Watch any great boxer and you’ll see what I’m talking about. In the early rounds, they’re getting to know their opponent. It’s all information, how the feet move, whether they lean to the left or to the right. By the third round, you can hear the trainers telling them to let the hands go. It’s like the gates opening in a horse race. There’s a rhythm that takes over, a sudden release. Every great boxer knows when to let their hands go. Those that don’t end up naming their sons “George” and selling grills.
When Hemingway said, “You learn to write by writing,” he meant we’re the same as boxers. The time spent developing endurance, skill, rhythm, and speed represent the fundamentals. From there, we have to stop thinking mechanically and start thinking reflexively—or even spiritually.
Writers aren’t necessarily fearless. Even Bukowski was scared. He claimed that was the reason he drank.
Jimmy Page was accused of being a spiritualist. He even bought famous occultist Aleister Crowley’s house. Page had Crowley’s “Do what thou wilt” inscribed in the run-off groove of Led Zeppelin IV. John Bonham might have taken that quote a bit too far. He smashed up a lot of hotel rooms. So did Page, for that matter. “Do what thou wilt” was hell on hotel rooms.
Whenever we read something we like, we think it’s a thought. Actually, it’s the rhythm, the sense of fearlessness. Writers aren’t necessarily fearless. Even Bukowski was scared. He claimed that was the reason he drank. Hemingway drank a lot, too. At least both these men knew how to sound fearless.
Fear isn’t something you overcome or ignore. “Soldiers who don’t know fear are usually dead,” Eisenhower once said. Great artists — like great boxers — realize fear is something you use.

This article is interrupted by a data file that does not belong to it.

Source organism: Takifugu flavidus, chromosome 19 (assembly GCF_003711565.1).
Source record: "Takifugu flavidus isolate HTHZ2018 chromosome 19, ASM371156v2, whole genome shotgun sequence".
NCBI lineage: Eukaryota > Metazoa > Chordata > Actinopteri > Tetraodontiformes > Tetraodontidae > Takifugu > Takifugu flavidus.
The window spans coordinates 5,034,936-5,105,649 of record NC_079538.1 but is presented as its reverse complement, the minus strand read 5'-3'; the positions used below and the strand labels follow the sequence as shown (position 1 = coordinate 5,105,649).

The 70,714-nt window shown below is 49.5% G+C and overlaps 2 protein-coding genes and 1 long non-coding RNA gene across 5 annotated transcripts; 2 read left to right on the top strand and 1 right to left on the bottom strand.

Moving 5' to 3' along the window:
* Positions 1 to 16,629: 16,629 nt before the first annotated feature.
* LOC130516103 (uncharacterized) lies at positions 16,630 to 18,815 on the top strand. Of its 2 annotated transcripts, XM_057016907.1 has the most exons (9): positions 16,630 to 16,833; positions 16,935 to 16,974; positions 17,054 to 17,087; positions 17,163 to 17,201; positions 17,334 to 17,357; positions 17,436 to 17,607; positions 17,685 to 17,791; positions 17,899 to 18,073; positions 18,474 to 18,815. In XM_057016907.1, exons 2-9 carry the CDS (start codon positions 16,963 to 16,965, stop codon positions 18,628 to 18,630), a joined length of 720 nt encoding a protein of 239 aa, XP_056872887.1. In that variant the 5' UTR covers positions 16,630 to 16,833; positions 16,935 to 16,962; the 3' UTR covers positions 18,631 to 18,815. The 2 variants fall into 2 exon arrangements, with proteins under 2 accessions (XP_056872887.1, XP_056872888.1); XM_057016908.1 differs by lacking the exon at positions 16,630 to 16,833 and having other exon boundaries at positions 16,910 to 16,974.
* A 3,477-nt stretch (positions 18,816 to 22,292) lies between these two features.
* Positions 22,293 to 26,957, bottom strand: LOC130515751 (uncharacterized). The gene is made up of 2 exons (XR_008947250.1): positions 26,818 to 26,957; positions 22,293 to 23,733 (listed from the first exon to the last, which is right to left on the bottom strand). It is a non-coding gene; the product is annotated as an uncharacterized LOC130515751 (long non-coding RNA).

Dylan is a great example of how artists use fear. At the Newport Folk Festival in ’63, he risked everything by doing an electric set. For him, it was part of the exploration. He wanted to know if his words and music would translate into electric form.
When some folkies screamed at him to get off the stage, Dylan replied “I don’t believe you.” You can hear Robertson in the background, saying, “Shut up, Bob.” Folkies can get ugly and sometimes petty. Pete Seeger pulled Dylan’s plug. Dylan finished with an acoustic set. You don’t mess with purists.
Which brings us back to the original question: “Why Can’t I Write?” All too often, it’s because we’re not “channeling” fear. Worrying about what you write isn’t the issue. Neither is “Should I write in the first or third person?” You’re paralyzing yourself. More importantly, you’re paralyzing inspiration.
Good writers are good because they’ve solved so many problems over the years.
When I say that inspiration is something you “allow,” it’s no different from a boxer letting his hands go. You move from a mechanical process to a reflexive one. Writers who don’t trust their reflexes sound mechanical and forced. They become Dan Rather.
William Zinsser said that every piece of writing is a “problem waiting to be solved.” Good writers are good because they’ve solved so many problems over the years. Along the way, sentence structure and character development stop being planned. Reflexes and faith take over.
Can you learn this from courses or books? To some degree, perhaps. Reading Stanislavski’s “An Actor Prepares” or “Building a Character” is probably the best place to start. Same with William Zinsser’s “On Writing Well.”
But, again, it’s like boxing. Boxers watch films. They study their opponent’s every move. Knowing your combinations, like knowing your words, is where you begin to find what to write and how to write.
The rest is letting your hands go.